The zine comp was a nice historical artifact, and I had no idea that one of my favorite record labels--or I should say the label that carried some of my favorite records--originated as a zine in my hometown. But really, reading well-reproduced xerography from the early 80s isn't that fascinating, so when I was informed that I was thumbing through the last sale copy, I gave it up to an older overweight indie rocker.
Why Be Something That You're Not looked more interesting, so I picked up a copy. It looks somewhat amateurish, but the authors clearly knew how to get a hold of a lot of early 80s scenesters for quotes. Some of the stories I read are too good to be true, apocryphal no doubt, but from such threads are minor legends woven. I'm not very familiar with the bands discussed, but the places and the venues alone are entertaining to read about. The places that survived into the 90s are places I've been to see shows, or that I've heard stories about: the Halfway Inn is mentioned numerous times, Todd's in Detroit, a place on M.A.C. Avenue. And while I've never been to Menjo's, I think Bernie said he worked there as a parking lot attendant for a while (if he wasn't pulling my leg).
I'll probably send the book of to Jeremy or Flaster or Sumei after I'm done reading it (let me know if you're interested).
After I picked up the book, I headed over to West Philly (via trolley) for a show at the Danger Danger Gallery. A band called Pissed Jeans was headlining, and they came highly recommended by Terry. Somehow I actually expected the venue to be an art gallery space, but I knew I'd found it when I found a bunch of white kids standing on the sidewalk in West Philly, smoking cigarettes. I couldn't even tell how I was supposed to get into the place--I just followed some people who didn't exactly look like they knew where they were going, but had numbers on their side. Up a flight of stairs, down a hallway, down a flight of stairs, through a couple rooms--the stage was basically in a living room. Are you too old for shows when you check a venue for smoke detectors and emergency exits, or just paranoid?
I saw four bands--I missed the first. Hot Guts was pretty hit-or-miss 3-piece, although I feel their misses were due primarily to their guitarist/vocalist. His guitar and mic were too prominent in the mix, and although at their best they reminded me of Joy Division, the occasional fake British accent was irritating. Their songs lacked a sense of drama, or tension, and often ended sloppily, for no apparent reason. Their best songs were the best of the show, though. The Fatty Acids, from Milwaukee, played in the basement and after 30 seconds of poppy hipster crap I decided I didn't need to risk hitting my head on an exposed pipe to hear more. Unnatural Helpers, from Seattle (with a record on Subpop), were the tightest band--they played well together--but the surf/rockabilly beats that backed up the garage rock got old fast. A competent drummer, but he only knows one beat.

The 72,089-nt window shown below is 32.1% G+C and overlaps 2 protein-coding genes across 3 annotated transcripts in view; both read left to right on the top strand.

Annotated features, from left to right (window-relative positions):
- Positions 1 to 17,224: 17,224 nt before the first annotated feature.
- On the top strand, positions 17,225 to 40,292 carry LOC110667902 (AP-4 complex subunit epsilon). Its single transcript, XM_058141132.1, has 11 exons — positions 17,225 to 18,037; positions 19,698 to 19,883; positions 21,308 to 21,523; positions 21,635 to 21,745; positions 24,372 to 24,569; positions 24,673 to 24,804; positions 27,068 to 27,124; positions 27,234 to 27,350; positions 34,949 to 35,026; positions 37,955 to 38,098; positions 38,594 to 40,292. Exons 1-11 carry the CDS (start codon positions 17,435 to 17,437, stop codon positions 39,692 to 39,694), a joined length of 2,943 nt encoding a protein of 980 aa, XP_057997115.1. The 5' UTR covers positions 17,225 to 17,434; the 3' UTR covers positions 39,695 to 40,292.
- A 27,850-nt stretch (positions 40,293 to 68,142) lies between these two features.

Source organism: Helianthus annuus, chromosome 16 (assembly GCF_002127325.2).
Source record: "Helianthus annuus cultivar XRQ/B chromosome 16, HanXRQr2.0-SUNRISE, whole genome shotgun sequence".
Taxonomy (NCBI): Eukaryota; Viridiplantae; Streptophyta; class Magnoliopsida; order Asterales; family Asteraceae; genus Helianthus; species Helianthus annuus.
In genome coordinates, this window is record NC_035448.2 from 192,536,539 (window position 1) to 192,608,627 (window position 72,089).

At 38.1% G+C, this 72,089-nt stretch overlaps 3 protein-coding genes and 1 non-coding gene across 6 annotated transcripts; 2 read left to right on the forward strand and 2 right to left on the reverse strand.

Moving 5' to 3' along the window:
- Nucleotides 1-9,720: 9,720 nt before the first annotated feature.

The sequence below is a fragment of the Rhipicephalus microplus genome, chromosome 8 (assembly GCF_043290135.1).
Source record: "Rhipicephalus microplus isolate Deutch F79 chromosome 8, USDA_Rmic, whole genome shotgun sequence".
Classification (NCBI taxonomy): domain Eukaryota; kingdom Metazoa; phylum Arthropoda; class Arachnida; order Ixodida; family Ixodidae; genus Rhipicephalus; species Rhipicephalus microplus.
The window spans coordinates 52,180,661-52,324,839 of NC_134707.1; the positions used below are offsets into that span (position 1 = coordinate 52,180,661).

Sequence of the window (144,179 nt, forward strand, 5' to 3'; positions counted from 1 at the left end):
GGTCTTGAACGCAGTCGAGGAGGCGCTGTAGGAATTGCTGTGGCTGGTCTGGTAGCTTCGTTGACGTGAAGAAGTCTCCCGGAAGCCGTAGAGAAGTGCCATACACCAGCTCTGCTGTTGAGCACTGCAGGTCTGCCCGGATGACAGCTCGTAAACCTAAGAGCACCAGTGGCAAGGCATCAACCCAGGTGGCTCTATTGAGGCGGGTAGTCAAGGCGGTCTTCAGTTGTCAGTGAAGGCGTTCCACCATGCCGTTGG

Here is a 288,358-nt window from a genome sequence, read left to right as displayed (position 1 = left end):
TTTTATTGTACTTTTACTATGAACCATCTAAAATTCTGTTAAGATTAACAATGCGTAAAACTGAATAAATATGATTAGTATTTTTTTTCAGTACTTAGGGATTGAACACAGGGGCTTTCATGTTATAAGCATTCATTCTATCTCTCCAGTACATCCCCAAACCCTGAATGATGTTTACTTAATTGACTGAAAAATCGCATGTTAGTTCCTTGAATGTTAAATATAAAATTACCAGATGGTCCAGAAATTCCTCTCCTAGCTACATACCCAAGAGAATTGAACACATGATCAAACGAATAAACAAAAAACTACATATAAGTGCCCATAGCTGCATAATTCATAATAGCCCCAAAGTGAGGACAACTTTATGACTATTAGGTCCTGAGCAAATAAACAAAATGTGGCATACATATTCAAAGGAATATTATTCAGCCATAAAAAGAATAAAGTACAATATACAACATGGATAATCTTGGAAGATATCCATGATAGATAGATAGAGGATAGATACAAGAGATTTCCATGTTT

At last, Pissed Jeans took the stage. The vocalist looked like a pretty normal guy, until he took his shirt off and the music started. A huge guy, both muscular yet sporting a gut, starting writhing and wailing and you were never sure if he was sure if he was singing into his microphone or his can or beer. I ran into Erica, an acquaintance, after the show who suggested catching them at Johnny Brendas, where Ray (?) has more room to roam around. Earlier I had been complaining in my head that hipsters don't move at shows anymore, but the crowd was moving now--I slipped my glasses into my pocket in case I got caught in the fray.
Terry had recommended Pissed Jeans with "If you like The Jesus Lizard..." and I definitely see the connection, although I thought Pissed Jeans was a little sloppy and the songwriting wasn't as good. Part of what made The Jesus Lizard amazing was that the musicians were always in complete control while David Yow acted like a cracked-out monkey on a long tether, and Pissed Jeans only delivered on part of that--although to be fair, the sound system in Danger Danger Gallery wasn't what you'd find at a larger venue, and frankly--I didn't like The Jesus Lizard the first time I saw them. I think that it would be worth checking them out again at Johnny Brendas.
I just missed the last trolley home, so I hoofed it back: 3.4 miles.
According to Google Maps walking directions, I only walked 9.6 miles yesterday, and 3.6 of them were technically just walking to work and back, so I guess I only walked 6 miles for rock'n'roll. Google Maps walking directions are pretty good about taking diagonals through parks--their routes match mine surprisingly well.